How to make piano soundfont smaller? Dec 23, 2018 21:33:50 GMT
Post by pabstblueribbon on Dec 23, 2018 21:33:50 GMT
I own an oldschool sampler from E-MU (the ESI 2000). I would like to use some piano sound libraries for it. The problem is I only have 128 Mb, while many present piano libraries are much larger in file size. Also there's the thing it only supports two-layer presets. I can solve it to create multiple presets each containing a specific velocity range. I can use my stagepiano as master keyboard which can play 4 presets simultaniously. This will give me to use 8 velocity layers in total.
It's quite amazing how my stagepiano Roland RD700sx containing for about 64 Mb of piano samples can sound much more expressive and realistic than many software pianos with multiple gigs of samples. My Roland stagepiano contains samples of each key in multiple layers. To squeeze that into 64 MB the samples have to contain loops which you'll hear after about 8 seconds. Creating loops in piano samples is very challenging and often lead to terrible results. I've noticed very short loops usually give better results than longer ones.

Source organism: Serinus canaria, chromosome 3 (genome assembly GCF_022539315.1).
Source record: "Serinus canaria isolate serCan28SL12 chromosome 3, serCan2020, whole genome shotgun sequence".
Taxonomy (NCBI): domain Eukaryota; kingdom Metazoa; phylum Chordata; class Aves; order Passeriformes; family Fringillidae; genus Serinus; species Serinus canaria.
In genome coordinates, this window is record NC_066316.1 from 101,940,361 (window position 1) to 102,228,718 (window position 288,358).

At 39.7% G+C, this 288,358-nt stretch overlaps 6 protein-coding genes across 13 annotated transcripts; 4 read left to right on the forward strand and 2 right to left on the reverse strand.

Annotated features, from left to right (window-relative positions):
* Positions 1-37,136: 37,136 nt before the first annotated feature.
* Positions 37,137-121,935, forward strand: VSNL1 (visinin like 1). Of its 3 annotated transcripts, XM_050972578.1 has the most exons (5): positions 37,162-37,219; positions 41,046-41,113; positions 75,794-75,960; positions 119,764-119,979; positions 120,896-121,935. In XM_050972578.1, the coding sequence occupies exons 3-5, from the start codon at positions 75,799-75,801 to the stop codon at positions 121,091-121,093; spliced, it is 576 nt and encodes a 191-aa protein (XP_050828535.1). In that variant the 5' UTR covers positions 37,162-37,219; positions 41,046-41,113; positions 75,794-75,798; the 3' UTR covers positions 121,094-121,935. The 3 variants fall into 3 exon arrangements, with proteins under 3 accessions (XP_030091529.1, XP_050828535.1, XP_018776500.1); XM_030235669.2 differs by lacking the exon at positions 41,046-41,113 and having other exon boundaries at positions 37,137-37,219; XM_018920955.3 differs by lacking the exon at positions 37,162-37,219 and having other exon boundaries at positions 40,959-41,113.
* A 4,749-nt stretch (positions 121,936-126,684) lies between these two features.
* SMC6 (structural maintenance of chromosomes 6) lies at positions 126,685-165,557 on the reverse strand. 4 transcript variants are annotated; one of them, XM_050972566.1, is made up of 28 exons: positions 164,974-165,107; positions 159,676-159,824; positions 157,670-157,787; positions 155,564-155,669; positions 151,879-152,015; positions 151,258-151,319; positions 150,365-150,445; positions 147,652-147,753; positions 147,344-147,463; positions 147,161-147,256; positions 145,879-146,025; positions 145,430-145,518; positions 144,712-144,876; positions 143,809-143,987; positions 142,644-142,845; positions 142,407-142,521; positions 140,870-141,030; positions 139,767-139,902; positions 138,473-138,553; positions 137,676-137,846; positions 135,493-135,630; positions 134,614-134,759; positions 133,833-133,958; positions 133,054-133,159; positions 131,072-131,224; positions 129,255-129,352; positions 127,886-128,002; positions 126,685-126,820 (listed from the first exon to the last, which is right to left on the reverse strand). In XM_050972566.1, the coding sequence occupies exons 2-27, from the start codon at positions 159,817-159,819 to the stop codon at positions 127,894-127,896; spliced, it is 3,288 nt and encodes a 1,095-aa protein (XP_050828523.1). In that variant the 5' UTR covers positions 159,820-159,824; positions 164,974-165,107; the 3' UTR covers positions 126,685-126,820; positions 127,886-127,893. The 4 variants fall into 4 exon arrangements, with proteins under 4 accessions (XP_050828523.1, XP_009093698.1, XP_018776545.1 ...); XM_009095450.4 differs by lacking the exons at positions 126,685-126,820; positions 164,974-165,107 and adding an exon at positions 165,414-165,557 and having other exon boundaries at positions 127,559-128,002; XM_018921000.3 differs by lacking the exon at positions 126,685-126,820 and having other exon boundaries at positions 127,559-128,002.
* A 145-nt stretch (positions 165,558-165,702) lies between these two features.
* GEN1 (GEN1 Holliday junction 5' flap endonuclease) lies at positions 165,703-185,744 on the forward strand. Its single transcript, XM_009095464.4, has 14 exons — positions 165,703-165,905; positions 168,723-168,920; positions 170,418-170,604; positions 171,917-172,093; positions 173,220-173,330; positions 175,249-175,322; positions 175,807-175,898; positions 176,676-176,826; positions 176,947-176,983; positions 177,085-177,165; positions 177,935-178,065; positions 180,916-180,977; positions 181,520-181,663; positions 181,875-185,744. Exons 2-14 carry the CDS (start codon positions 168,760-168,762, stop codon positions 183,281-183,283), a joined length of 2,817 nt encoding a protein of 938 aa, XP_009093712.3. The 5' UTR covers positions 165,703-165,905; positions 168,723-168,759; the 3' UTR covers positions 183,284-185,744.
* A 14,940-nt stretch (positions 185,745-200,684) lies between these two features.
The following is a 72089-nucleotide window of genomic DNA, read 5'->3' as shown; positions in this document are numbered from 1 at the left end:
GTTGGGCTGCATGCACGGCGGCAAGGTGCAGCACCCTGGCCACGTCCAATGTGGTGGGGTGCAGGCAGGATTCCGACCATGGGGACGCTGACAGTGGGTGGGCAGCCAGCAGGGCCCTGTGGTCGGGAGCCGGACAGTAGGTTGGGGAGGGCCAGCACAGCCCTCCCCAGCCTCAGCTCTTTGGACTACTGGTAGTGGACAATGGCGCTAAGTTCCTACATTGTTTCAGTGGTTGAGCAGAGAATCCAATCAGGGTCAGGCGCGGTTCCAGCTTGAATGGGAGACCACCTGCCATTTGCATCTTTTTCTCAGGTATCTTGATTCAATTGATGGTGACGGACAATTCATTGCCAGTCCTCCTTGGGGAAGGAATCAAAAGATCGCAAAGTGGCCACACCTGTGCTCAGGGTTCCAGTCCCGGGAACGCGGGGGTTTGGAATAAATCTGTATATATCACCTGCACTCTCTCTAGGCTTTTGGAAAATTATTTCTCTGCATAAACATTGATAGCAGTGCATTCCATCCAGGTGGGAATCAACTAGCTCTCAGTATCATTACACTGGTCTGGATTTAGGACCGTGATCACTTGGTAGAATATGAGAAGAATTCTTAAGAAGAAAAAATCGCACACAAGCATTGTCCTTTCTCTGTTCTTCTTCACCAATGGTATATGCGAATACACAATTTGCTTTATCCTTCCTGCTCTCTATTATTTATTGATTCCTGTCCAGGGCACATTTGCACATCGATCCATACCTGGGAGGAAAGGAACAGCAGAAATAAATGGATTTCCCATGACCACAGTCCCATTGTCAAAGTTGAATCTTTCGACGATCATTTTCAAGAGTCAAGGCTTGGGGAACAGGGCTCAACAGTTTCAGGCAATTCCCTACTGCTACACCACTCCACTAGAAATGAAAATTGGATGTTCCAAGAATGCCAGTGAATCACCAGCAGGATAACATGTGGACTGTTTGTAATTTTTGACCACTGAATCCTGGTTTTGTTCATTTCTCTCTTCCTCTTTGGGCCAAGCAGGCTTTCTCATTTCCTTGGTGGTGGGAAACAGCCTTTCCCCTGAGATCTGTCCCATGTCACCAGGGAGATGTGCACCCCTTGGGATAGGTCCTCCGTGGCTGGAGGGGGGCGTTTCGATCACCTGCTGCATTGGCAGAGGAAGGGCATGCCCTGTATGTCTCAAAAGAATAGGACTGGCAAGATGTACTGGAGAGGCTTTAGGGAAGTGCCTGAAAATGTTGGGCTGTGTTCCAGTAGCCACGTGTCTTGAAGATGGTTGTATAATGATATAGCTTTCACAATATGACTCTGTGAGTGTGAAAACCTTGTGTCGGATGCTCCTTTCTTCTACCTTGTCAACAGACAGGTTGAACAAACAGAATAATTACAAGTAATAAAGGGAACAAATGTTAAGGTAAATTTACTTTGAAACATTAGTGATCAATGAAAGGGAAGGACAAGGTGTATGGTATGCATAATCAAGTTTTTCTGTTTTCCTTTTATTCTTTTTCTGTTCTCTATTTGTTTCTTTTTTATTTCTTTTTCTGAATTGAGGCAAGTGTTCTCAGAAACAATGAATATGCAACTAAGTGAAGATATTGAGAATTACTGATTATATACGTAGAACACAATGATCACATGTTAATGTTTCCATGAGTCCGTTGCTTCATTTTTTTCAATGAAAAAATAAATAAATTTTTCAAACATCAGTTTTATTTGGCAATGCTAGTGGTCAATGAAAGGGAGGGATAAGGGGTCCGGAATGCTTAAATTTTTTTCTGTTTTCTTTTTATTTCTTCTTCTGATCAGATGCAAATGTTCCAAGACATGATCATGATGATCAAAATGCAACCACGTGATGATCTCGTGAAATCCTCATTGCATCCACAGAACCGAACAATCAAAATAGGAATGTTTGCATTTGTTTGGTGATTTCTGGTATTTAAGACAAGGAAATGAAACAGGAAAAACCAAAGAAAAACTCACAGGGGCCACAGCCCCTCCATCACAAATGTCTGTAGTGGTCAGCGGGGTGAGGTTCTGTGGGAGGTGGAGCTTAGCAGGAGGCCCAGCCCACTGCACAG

I've got an idea for more appealing sounding results:
This picture represents the sound wave of a single piano tone in its low register. The first part lasts for about 8 seconds. Then the loop appears: a very short loop so won't hear anything repeating. The loop will sound very flat, comparable with an unedited sine wave.
The loop part will be edited into audio editor software. First step is to repeat it so many times the audio fragment lasts for a couple of seconds. Then it can be edited to simulate the vibrations in the piano string. It's nice to listen to the diminishing sound of a piano after you've pressed the keys, because then you will hear a kind of pattern repeating over and over until the sound is silent. You'll hear that same kind of vibrations in other stringed music instruments like a guitar or in some percussion instruments like cymballs. I assume you need to know some basic knowledge about sound acoustics to understand what's happening. I've read something about it in the far far past, but it ain't 100% clear to me what actually happens. So if you can explain it to me or tell what I should study to understand it you will help me a lot. The meaning is to simulate this for the loop part of the piano sample. It doesn't have to be 100% realistic, but it has to be appealing to listen to. Because then loops can be used in the samples of a piano library.
By the way: in the picture you see a gradient transitions between the first part and the looped part. This is to represent a crossover transition when attaching the looped part to the first part: maybe this will lead to good results.
It's a very challenging idea and perhabs very hard or not feasable at all. So I would like to get feedback about this!
Thanks in advantage,